Friday, March 25, 2011

Feedback Culture?

Before engaging in a feedback process like 360 degree feedback, it is important to know whether your organization is ready to engage in this kind of activity. Do you have a feedback culture? Are you prepared to foster one?

Maybe you've been looking and asking around. Maybe you've heard your competitors use feedback tools to improve performance and development. Yet, if you're thinking of engaging in a feedback process like 360 degree feedback just because your competitors use it, think twice. Organizations may choose to do a 360 degree feedback just because their competitors do. Or maybe to give the impression of openness and participation to employees, clients or recruits when, in fact, this is not a part of the organization's culture. Regardless, this amounts to using a tool or procedure for political purposes and is ultimately counter-productive.

If, on the other hand, your organization has a growing commitment to openness and feedback, then perhaps it's time. Just be sure you're going in for the right reasons.

Thursday, March 17, 2011

What about after Performance Evaluation?

Our colleagues over at HR-Meter are constantly asked questions like "but what are we supposed to do with the results?" and "where do we go from here?". These questions, of course, refer to performance evaluations, 360 degree feedback's and the like. These forms of feedback give employees a tremendous amount of information about how they have "performed" in the past, but organizations often find it difficult to translate that information into concrete road maps for future performance. It's certainly a tricky task and, unfortunately, it's often one that cannot be undertaken so "late in the game". What does that mean?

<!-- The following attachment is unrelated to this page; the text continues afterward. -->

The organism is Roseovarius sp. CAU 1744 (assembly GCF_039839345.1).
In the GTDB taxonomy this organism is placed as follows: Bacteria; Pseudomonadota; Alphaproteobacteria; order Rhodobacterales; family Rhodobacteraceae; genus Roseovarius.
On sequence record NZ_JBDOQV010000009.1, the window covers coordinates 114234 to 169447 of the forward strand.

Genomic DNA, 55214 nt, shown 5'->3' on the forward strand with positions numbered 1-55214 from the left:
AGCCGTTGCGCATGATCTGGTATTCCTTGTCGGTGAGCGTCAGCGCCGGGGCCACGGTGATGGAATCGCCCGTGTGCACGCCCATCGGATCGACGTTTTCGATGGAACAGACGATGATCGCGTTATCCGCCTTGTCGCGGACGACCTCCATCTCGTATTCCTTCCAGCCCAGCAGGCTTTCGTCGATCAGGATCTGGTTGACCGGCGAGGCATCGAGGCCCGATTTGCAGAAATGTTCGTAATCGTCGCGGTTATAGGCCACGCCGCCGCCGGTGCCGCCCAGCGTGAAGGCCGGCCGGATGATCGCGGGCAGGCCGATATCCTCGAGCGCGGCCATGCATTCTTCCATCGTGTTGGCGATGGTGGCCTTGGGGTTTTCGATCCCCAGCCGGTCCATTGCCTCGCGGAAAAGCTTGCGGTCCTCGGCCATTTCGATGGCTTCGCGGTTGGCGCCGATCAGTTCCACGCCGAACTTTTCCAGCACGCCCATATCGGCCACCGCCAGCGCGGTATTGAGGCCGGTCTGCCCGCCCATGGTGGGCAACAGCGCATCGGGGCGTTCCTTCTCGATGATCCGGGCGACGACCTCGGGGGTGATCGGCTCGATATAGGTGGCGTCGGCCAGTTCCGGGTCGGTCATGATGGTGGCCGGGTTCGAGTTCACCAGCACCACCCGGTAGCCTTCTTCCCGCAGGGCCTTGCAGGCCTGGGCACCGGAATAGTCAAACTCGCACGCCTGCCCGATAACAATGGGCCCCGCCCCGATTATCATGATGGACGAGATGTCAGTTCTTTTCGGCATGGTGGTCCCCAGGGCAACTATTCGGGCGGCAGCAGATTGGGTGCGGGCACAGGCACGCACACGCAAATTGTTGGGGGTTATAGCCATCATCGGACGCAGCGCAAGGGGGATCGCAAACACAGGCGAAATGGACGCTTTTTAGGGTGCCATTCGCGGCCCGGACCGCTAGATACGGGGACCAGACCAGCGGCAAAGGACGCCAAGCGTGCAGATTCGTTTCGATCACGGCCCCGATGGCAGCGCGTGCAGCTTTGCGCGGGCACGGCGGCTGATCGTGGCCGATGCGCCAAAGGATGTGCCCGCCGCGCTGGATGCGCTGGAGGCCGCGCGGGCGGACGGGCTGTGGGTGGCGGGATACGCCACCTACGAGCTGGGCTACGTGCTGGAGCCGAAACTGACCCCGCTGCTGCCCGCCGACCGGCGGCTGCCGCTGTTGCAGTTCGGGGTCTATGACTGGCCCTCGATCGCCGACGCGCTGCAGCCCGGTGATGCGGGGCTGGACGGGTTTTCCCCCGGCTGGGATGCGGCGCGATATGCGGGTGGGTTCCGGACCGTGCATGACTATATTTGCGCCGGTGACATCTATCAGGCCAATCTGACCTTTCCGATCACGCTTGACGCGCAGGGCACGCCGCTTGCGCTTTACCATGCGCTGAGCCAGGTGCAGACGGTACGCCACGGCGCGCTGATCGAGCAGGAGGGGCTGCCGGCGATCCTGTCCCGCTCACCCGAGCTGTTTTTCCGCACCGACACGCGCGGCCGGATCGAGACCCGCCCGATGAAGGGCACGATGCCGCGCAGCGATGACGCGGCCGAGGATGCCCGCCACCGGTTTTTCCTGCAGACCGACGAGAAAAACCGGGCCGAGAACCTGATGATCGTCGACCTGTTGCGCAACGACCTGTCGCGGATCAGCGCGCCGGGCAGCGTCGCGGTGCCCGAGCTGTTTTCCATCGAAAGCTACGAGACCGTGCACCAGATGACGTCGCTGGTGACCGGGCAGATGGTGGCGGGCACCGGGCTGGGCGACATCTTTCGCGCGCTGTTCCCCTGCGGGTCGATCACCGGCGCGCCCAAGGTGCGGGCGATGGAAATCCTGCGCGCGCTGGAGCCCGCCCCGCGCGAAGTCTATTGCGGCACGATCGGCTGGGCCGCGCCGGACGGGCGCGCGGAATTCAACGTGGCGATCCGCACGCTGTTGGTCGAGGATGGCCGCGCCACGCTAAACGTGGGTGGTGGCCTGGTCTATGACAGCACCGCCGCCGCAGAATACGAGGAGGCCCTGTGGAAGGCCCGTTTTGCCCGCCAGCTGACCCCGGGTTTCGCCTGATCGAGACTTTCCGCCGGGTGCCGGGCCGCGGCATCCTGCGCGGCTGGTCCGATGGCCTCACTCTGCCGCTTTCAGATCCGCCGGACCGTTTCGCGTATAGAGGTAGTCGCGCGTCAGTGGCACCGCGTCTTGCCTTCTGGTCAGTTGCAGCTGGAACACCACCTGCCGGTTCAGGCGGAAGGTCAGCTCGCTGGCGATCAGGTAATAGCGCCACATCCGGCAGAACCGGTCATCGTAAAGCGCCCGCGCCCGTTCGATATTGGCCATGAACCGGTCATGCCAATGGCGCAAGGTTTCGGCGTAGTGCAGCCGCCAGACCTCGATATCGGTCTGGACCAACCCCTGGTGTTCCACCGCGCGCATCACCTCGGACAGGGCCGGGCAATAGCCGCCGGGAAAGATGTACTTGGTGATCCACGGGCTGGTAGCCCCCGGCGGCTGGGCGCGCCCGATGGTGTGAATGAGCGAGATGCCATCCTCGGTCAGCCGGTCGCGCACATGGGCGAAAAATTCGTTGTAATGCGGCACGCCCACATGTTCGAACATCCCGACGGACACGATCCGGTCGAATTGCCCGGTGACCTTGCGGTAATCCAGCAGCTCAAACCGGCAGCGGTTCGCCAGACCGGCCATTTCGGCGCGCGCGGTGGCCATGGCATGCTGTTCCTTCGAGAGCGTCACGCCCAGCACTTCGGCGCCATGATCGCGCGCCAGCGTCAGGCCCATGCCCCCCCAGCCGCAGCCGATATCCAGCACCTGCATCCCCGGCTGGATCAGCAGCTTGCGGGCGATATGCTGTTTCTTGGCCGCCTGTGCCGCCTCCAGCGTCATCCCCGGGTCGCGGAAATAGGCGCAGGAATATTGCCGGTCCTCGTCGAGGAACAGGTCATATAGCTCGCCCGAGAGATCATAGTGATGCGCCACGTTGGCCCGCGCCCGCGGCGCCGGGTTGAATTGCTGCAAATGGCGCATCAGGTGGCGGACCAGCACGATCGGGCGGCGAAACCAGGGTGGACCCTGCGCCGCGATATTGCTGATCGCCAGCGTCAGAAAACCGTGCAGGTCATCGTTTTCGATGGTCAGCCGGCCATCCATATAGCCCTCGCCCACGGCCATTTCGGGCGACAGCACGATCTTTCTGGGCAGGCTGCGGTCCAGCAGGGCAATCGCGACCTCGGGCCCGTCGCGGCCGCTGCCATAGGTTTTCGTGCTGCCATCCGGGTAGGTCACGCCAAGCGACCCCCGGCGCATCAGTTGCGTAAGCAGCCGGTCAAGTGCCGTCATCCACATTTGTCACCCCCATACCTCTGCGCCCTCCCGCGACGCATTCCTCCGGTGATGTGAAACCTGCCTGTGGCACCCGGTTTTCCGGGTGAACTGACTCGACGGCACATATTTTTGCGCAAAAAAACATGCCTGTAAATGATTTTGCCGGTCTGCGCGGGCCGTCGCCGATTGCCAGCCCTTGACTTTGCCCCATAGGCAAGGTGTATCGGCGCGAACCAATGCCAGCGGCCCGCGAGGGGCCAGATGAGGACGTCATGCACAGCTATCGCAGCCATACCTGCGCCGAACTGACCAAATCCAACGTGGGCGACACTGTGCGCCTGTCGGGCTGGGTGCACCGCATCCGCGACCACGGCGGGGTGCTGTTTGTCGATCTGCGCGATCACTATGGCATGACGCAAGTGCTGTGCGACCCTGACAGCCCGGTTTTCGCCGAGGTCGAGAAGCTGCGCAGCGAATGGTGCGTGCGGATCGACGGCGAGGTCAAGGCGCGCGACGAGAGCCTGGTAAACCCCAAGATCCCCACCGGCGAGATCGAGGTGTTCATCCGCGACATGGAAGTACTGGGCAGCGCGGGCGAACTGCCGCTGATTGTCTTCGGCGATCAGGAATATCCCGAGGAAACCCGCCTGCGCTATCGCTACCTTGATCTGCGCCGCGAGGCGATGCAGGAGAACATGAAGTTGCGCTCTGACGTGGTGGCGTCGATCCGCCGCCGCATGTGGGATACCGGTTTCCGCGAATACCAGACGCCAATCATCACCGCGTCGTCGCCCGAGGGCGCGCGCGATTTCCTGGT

By "late in the game", I mean something like "after the results are in" or "once the reviews are complete". If you've made it to the "late in the game" stage and then you're asking "where do we go from here?", it's to late.

The road map for future performance must be defined before the reviews even get started. We encourage organizations to create performance evaluation processes with future performance in mind. Measure things that can be developed, improved or avoided. It sounds simple, but it requires thought and foresight. For example, when your employee has his or her review, the take aways should always be a list of strengths and a list of areas for development. Future reviews need to focus on measuring the level of improvement in those areas for development as well as checks to ensure that strengths have not be sacrificed in the process.

The real bottom line is: a performance review is not just something we do once a year because that's how it is. Unfortunately, many people I talk to describe performance reviews as just that.

Tuesday, March 1, 2011

The family business and its cast of characters

Last month we began a series on family businesses and the ways in which they are unique. We took a look at the problems that can surface when roles taken within the family unit contrast or sometimes trespass on those assumed within the business structure.

This month, we’ll break things down further by exploring the perspectives brought to a family business by its “actors” – whether in a leading role, a supporting cast member or working behind the scenes.